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Golden Days

‘As long as autumn lasts, I shall not have hands, canvas and colours enough to paint the beautiful things I see.’ - Vincent Van Gogh

One of the beautiful things about nature and the passage of time is the change of seasons and the change from summer to autumn is one of the most dramatic of all. The days get markedly shorter and the leaves on the trees start to change colour giving the most amazing displays of yellow, gold and red. A huge variety of fungi show themselves through the leaf litter, rotting logs or the trunks of trees.


As autumn arrives the temperature drops from the humid heat of the summer to cool crisp days perfect for having fun jumping in piles of autumn leaves, picking fruit from the trees or getting out and about in the woods or forest with a hot thermos in your backpack and simply taking in the beauty of the world around you.


We asked our ‘Borrow a Camera’ students to take pictures of what autumn looks like through their eyes. On the following pages you will see their views of autumn in all its varied beauty.

Indie Ford (age 11)

In this stunning image, the leaves look like they are on fire under the water. The leaves are perfectly placed and focussed within the frame and the light on the ripples on the water creates movement, depth and drama.

Hillary Ho (age 10)

The golden leaves on this creeper really stand out against the black brick wall that they are growing on. They have a jewel like quality and the way that they spread out from the right gives the leaves an ethereal quality. The slight vignette and the ombre effect of the leaves transitioning from a dark gold to yellow adds depth and interest to the image.

Emily Tait (age 11)

This image is oh so playful and is evocative of happy childhood memories of playing in piles of fallen autumn leaves just for the fun of it. The subject is covered from head to toe with vibrant autumn leaves which emphasizes the sense of fun.

Isabel Posada-Hinestroza (age 10)

The leaf is well focussed and the way that it is positioned dead in the centre of the image draws your attention to the colours and the complex detail in the veins. The reds of the leaf and the greens of the grass, while contrasting, are tonally similar which creates a pleasing image.

Finn Blackshah (age 12)

This incredibly fresh image makes the viewer want to reach and pick one of those tomatoes right out of the bowl! The vibrant colour of the tomatoes is appetising and the little glints of light bring them to life. The bright green stalk of the tomato also adds significant impact to the overall look of the image.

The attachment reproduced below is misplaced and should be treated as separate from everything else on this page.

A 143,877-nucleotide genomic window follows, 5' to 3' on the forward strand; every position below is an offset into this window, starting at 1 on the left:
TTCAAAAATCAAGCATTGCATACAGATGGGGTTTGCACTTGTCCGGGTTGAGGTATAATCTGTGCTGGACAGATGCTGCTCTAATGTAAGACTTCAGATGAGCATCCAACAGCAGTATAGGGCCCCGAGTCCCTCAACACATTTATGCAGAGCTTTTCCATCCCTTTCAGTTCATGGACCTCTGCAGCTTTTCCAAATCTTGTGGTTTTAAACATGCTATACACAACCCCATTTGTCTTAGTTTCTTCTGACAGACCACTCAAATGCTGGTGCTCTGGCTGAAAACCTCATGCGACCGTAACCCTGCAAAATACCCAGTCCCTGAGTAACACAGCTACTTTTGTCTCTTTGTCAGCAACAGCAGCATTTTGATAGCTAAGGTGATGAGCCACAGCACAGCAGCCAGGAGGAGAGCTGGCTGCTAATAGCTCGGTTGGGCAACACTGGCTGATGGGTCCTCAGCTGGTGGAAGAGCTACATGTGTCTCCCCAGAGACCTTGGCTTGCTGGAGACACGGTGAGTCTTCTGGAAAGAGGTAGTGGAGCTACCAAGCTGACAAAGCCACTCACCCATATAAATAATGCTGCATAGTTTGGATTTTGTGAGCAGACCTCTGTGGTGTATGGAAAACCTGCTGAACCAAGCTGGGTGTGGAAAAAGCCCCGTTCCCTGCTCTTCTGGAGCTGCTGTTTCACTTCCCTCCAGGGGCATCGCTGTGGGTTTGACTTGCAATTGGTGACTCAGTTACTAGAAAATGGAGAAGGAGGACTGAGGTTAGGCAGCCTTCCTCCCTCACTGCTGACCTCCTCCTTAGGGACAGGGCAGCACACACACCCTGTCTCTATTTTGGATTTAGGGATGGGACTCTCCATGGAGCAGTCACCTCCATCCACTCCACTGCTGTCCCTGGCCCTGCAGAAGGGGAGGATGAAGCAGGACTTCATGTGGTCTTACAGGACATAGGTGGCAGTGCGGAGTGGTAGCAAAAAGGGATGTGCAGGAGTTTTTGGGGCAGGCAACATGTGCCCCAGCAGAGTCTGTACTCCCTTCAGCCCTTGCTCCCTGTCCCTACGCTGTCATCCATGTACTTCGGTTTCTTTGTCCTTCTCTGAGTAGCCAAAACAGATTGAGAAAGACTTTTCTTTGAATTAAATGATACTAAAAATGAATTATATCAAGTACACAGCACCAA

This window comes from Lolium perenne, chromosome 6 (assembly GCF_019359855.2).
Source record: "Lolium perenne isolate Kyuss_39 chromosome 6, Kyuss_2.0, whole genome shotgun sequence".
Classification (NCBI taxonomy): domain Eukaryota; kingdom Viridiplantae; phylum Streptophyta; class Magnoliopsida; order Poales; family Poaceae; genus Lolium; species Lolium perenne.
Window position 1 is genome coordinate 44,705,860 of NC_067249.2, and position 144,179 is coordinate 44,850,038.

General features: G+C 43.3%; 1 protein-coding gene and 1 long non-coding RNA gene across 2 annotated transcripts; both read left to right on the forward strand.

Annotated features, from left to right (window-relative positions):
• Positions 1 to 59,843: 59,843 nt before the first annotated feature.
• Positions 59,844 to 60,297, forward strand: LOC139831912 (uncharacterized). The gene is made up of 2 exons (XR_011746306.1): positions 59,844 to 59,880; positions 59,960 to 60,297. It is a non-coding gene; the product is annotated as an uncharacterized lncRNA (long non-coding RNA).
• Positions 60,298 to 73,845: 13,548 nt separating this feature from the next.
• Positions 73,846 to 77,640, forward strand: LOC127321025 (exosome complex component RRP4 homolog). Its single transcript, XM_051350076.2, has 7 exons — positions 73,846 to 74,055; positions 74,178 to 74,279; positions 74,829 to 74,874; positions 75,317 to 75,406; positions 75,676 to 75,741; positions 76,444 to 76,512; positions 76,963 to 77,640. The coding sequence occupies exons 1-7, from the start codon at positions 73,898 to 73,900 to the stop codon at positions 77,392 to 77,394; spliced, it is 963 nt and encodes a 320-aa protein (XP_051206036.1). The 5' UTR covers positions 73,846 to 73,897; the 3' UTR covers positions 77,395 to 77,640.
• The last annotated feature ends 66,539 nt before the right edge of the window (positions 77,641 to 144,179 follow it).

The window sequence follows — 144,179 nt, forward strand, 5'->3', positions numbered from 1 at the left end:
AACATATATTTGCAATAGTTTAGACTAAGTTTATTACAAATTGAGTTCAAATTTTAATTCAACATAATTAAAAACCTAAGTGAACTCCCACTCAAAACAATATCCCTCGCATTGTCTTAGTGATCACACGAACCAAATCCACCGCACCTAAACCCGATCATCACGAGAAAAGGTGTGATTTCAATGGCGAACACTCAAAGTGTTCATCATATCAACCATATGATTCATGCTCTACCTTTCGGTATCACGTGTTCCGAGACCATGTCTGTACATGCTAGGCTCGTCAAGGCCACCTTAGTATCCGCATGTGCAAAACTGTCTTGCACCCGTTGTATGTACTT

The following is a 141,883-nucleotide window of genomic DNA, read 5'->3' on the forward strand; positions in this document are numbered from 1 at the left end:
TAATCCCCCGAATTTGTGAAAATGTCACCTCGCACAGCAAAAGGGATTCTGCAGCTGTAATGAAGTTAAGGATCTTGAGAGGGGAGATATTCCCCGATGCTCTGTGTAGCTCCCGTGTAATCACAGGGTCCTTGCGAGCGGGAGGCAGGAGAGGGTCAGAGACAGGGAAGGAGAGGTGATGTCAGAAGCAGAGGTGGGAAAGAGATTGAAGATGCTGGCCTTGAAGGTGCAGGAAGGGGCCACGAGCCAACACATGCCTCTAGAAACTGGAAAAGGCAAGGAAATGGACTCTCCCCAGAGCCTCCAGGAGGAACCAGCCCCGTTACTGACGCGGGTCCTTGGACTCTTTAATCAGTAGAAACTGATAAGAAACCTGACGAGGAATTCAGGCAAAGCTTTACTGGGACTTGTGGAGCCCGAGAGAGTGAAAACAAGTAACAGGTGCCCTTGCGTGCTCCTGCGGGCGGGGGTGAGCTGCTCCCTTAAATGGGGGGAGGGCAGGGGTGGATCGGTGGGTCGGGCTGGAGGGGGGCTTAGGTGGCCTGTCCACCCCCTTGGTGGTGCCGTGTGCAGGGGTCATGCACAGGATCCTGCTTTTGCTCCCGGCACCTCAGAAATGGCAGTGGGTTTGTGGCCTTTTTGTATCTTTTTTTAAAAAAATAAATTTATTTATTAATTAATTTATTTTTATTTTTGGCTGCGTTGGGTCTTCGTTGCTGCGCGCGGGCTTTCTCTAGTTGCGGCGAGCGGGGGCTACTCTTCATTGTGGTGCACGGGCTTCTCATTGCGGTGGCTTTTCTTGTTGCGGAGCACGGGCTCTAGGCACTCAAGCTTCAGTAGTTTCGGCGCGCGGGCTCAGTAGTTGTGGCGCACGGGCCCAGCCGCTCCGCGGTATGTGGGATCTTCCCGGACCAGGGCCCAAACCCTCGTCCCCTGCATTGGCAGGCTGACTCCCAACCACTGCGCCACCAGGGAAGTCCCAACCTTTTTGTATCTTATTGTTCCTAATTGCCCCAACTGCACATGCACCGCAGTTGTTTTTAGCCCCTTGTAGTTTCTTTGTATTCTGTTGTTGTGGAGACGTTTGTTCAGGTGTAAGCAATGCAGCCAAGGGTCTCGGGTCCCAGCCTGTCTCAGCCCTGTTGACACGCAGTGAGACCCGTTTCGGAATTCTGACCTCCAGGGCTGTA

Indie Ford (age 11)

The softness of the light and the warm muted tones of this image creates a beautifully peaceful dreamy quality like something out of a fairy tale.

Hillary Ho (age 10)

These huge golden fungi dominate the frame bursting out from a rotting log, encapsulating the idea of the circle of life. Everything is used and nothing is wasted.

Emily Tait (age 11)

The rays fanning down from the clouds to the sea are the stars of this dramatic seascape. The beautiful coppery tones of the sky are reflected in the water and the finger like shape of the cloud is echoed in the land below which creates a very compelling image.

Jesse Radford (age 12)

The way in which this image is composed with the leaf’s stem cutting the image in half gives the image an abstract quality. At first glance the contrasting colours grab your attention and looking more closely you realise that it’s a close up of a leaf. How can a single leaf display two opposing colours? That’s the beauty and magic of nature.

George Grove (age 11)

This image of flames over some coal projects a warm, welcoming feeling reminiscent of toasting marshmallows outside on a chilly autumn evening. The frame is filled with the fire and the flames look like they are dancing over the coals. The background is completely black which draws your eye to the intensity of the flames.

Samuel Zhou (age 9)

This image of leaf litter. A pretty ordinary subject but the way in which focus is on the leaves in the centre of the image draws the viewer in and invites you to take a closer look. The more you look, the more you see such as a little mushroom in the foreground and the blades of green grass poking through the leaf litter. It kind of tells a story of death and regeneration and of what can be seen if you take the time to look.


Sometimes people can get the ‘winter blues’ when the days start drawing in and the temperatures get colder. However, I think that our young photographers have shown us the beauty that can be seen by going out and immersing ourselves in autumn nature. Through them we get a sense of the cyclical nature of endings and beginnings, change and renewal and we are all an important part of that natural process.

‘Autumn shows us how beautiful it is to let things go’ – Anon

Editor: Penny Milner


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